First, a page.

The Divine Comedy - set list review. With plenty from the most recent album (much loved by Anna), but very mindful of the delights of his substantial repetoire, this was a great performance.
Die a Virgin: a wonderful opening, perfectly showing of Hannon's continued expert charm and sexy posing.
National Express: Sing-a-long!!! Hannon in full-on wit commentary drew very cheering singing from the audience. It may have been the height of his silly phase, but he has clearly become more at ease with this aspect of himself.
Diva Lady: Like it's companion piece "Lady of A Certain Age", it well proves that Hannon hasn't lost his touch for incisive analysis.
** Between song banter: Hannon tells us how wonderful we are as an audience - "others have told you, but I mean it", promising us "I'm your one and only" which cues sharp intake of breath from some desirious audience members....
He then introduces the next track as a commentary about the "social delapidation of the state"**
Generation Sex: ah, the t-shirt I have for this still makes me smile because only Hannon or Jarvis could get away with its sentiments.
Lady of A Certain Age: bigger than its acoustic version in the hub, this track was no less magnificent for all its extras. As Anna said, this is Hannon's 'The Art Teacher' - a song that brilliantly captures the passing of time, memory and poignant observation of a more vibrant past.
The Light of Day: the finely orchestrated balladeering of the Divine Comedy has long been one of their trademarks and this proved no exception.
** Between song banter: "right, back to the smutty stuff!"**
Something for the Weekend: one of my very favourite bits of innuendo and dark humour, this was wonderfully well received by the enthusiastic crowd.
** Between song banter: "I'm not as young as I used to be!... can't do many of those in a row anymore... I may as well confess, I'm 36. I got a bad back moving some furniture: for fuck's sake! Oh dear....I shouldn't say those sort of things given my next song's about my mother..."**
Mother Dear: as said of the Hub version, it could easily have been too cloyingly sentimental. Instead it feels heart-felt and touching. Probably not a song everyone could love, but I found it lovely.
** Between song banter: reaching to put back on his sunglasses - they were on, then off, then on throughout the night - Hannon jokes that he can "get away with it because you know I don't mean it... except that I do, but I don't, but I do... ah, layers of meaning..."**
When the Lights Go Out All Over Europe: from album Promenade, that this track fits in so well with the other more recent works is testament to the continued talent that Hannon has bought to the Divine Comedy project. It remains one of his most lush tracks.
** Between song banter: As the sound system picks up some random sounds, Hannon joshes that they're "picking up the local taxi channel - sounds like a Radiohead gig" before launching into a song in three parts about economics, religion and revolution.
The Plough: A tart observation of people's rebellion and realisations of the ways of the world, drawing some world-weary singing of the refrain "I'll plough my own furrow, I'll go my own way".
Mastermind: Regeneration was, at the time, not a well-loved move from Hannon as he ditched the suits and went for the ragged indie look, but the songs still had a verve that could not be surpressed. Amazon described "Watching Neil Hannon's career has been a little like witnessing the spirits of Scott Walker and Jonathan King fighting for control of the same mind." Regeneration may have lacked the fluffy, smutty stuff of his previous couple of albums, but it retained his sparkly commentary.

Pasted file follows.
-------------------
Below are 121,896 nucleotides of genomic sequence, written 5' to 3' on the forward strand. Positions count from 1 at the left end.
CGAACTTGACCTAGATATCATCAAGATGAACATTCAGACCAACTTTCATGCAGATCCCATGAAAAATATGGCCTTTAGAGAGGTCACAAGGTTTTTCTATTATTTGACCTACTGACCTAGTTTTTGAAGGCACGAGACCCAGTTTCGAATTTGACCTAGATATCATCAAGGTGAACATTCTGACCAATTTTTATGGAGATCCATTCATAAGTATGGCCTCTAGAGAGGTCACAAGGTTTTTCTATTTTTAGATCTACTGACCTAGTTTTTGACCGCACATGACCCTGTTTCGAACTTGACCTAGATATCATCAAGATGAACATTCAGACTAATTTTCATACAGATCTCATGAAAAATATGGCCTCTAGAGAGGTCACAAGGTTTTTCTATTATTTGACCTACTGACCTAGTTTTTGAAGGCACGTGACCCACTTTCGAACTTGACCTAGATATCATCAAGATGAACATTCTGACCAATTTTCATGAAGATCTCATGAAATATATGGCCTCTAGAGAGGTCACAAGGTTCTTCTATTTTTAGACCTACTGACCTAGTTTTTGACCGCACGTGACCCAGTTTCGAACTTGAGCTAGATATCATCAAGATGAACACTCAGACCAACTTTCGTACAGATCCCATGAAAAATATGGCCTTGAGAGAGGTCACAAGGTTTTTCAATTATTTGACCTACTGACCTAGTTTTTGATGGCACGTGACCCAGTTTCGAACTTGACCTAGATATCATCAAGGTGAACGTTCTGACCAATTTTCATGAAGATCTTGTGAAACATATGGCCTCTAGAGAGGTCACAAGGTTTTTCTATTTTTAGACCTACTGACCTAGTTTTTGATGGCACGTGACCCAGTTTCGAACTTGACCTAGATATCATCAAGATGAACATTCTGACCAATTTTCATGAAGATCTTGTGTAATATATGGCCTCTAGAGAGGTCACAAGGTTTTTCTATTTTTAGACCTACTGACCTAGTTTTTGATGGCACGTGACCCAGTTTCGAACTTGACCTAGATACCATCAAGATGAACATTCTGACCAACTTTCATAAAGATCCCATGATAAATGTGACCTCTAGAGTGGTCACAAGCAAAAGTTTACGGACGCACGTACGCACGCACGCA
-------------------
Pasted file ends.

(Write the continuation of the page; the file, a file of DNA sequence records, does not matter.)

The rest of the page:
Your Daddy's Car: with glasses off again, we went for a spin in our favourite vehicle.
** Between song banter: striking an inadvertant chord, Hannon quippingly sings "It's been a hard day's night" as the band launch into...**
Becoming More Like Alfie: done in a funked up style, this again had the crowd joyfully singing along.
Lucy: an early favourite of mine, not least for its appropriation of William Wordsworth, from the lovely first proper album Liberation.
Don't Look Down: another early track, this time from Promenade. That these much earlier tracks sit so elegantly alongside his most recent work shows a continuity of form that others must envy.
Tonight We Fly: Awh, man! The rising pace of this track just swells the heart thinking about it! A wonderful end to the main set.
** Between song banter: after a brief exit, the band are cheered on to the stage and three shadowed figures tap at the lefthand keyboard to give us a quick 'Threesome' - something that causes him to remark that he'd "just had a threesome with Andrew and his wife. I never thought I'd say that..!" He then goes on to try and introduce the next song as a love song about a love triangle, inducing the crowd to willfully yell "My Lovely Horse" in request. Gamely refuting this request and chastising the audience that "it's not a love song, it's about a lovely horse" he goes on to introduce...**
Our Mutual Friend: A stand-out track from his previous album, Absent Friends, this is by turns both touching and raw. The performance of this track is especially excellent with the strings really coming into their own.
Sunrise: having paused just briefly to ask how we were doing, the band launch into the aching sweep of this especially autobiographical track. It was a fitting finale.
With a stage of hanging chandelier-esque lighting, a singer on top flirtatious and entertainer form, and a band of excellent musicianship and beautiful strings, it was a perfect end to the first day.